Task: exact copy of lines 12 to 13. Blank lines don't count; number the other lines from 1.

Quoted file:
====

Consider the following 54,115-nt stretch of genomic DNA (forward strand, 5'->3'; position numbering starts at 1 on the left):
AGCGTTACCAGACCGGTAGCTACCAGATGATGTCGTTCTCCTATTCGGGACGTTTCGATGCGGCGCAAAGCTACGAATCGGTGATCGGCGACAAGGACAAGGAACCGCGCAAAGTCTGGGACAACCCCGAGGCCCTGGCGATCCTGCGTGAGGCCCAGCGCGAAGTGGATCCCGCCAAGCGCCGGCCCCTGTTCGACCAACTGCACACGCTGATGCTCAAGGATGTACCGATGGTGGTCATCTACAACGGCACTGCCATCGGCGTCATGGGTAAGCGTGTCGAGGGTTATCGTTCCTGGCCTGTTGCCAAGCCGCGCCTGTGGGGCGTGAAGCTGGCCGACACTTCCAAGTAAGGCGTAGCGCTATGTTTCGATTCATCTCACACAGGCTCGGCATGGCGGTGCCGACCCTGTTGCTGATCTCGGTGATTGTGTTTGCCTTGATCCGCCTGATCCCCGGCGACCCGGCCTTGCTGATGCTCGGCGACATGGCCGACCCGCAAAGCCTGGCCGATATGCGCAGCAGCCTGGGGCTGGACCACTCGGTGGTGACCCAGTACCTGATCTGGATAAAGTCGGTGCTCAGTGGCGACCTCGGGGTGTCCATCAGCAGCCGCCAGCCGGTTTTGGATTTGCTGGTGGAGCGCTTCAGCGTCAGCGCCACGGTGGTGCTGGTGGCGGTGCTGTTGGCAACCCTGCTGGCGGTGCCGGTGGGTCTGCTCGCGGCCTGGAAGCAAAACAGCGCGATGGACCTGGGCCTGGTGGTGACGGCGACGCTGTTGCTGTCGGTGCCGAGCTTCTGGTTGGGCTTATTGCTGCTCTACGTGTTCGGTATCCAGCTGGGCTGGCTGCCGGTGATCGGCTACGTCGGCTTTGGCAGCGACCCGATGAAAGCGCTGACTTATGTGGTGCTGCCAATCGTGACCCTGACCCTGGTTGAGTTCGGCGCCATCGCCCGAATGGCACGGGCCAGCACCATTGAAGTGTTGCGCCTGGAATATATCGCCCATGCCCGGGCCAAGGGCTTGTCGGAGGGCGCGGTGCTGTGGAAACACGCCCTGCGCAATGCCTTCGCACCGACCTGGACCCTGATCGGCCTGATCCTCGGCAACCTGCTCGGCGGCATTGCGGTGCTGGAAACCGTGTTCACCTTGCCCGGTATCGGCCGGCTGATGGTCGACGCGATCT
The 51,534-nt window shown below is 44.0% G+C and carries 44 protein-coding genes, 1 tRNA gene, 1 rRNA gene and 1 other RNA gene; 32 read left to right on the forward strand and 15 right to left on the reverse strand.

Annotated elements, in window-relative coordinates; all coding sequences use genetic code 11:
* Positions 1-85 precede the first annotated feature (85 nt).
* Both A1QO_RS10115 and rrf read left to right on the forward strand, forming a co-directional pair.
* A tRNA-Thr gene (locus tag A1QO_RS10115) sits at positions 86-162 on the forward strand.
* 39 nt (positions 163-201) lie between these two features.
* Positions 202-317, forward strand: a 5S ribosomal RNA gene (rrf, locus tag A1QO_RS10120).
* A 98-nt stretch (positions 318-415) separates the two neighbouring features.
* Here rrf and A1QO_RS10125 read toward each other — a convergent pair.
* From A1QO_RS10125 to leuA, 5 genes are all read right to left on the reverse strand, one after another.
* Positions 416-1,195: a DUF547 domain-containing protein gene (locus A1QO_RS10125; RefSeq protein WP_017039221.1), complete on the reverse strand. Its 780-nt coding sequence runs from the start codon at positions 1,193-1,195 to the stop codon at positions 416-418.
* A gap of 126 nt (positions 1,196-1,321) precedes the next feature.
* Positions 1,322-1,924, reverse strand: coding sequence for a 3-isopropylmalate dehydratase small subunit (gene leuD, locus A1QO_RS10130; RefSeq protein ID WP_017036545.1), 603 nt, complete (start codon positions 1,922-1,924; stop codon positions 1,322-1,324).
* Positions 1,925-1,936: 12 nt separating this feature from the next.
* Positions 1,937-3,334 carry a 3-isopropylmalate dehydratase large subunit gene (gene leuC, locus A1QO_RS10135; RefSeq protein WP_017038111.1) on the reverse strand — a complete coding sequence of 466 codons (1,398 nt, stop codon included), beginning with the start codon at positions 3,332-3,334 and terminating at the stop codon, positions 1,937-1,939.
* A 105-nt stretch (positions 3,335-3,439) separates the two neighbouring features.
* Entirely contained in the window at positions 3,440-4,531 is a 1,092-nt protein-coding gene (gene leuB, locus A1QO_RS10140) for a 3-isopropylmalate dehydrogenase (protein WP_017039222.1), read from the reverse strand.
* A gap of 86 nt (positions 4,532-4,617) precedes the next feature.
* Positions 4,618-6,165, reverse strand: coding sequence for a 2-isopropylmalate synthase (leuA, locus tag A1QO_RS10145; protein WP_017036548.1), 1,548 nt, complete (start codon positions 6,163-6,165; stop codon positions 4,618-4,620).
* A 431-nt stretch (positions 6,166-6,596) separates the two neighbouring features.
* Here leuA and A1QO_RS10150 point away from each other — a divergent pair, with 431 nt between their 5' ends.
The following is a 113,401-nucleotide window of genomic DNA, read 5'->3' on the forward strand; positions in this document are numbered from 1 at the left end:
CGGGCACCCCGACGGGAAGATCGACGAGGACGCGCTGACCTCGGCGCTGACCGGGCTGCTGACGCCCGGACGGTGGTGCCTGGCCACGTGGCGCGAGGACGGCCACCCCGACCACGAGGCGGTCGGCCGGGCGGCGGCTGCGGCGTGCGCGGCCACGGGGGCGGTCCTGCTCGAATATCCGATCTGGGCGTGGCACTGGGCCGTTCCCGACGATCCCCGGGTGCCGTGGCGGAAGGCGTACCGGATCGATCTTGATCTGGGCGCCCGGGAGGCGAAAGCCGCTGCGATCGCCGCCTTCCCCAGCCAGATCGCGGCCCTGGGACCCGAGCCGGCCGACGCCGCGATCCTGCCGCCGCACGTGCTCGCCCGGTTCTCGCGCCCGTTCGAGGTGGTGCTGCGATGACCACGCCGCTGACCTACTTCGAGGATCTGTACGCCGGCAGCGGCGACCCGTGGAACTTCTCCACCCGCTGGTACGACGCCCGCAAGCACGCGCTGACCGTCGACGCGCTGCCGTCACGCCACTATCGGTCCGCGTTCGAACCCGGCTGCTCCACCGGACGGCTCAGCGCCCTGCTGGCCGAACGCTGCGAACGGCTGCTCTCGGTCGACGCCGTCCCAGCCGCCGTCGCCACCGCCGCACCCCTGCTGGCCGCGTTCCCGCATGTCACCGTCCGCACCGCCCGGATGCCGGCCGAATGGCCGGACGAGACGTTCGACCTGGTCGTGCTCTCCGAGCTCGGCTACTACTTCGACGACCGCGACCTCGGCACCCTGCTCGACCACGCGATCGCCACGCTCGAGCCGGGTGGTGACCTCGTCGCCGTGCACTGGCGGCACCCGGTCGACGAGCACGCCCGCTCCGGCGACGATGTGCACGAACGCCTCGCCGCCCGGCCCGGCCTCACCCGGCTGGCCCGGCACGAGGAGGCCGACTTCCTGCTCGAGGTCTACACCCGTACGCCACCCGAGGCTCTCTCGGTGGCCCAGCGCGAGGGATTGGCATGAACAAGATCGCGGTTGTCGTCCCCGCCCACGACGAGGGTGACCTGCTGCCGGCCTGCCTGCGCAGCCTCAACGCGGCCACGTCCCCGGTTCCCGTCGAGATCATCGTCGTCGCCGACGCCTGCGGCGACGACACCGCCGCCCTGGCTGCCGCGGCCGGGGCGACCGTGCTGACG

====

* From A1QO_RS10125 to leuA, 5 genes are all read right to left on the reverse strand, one after another.
* Positions 416-1,195: a DUF547 domain-containing protein gene (locus A1QO_RS10125; RefSeq protein WP_017039221.1), complete on the reverse strand. Its 780-nt coding sequence runs from the start codon at positions 1,193-1,195 to the stop codon at positions 416-418.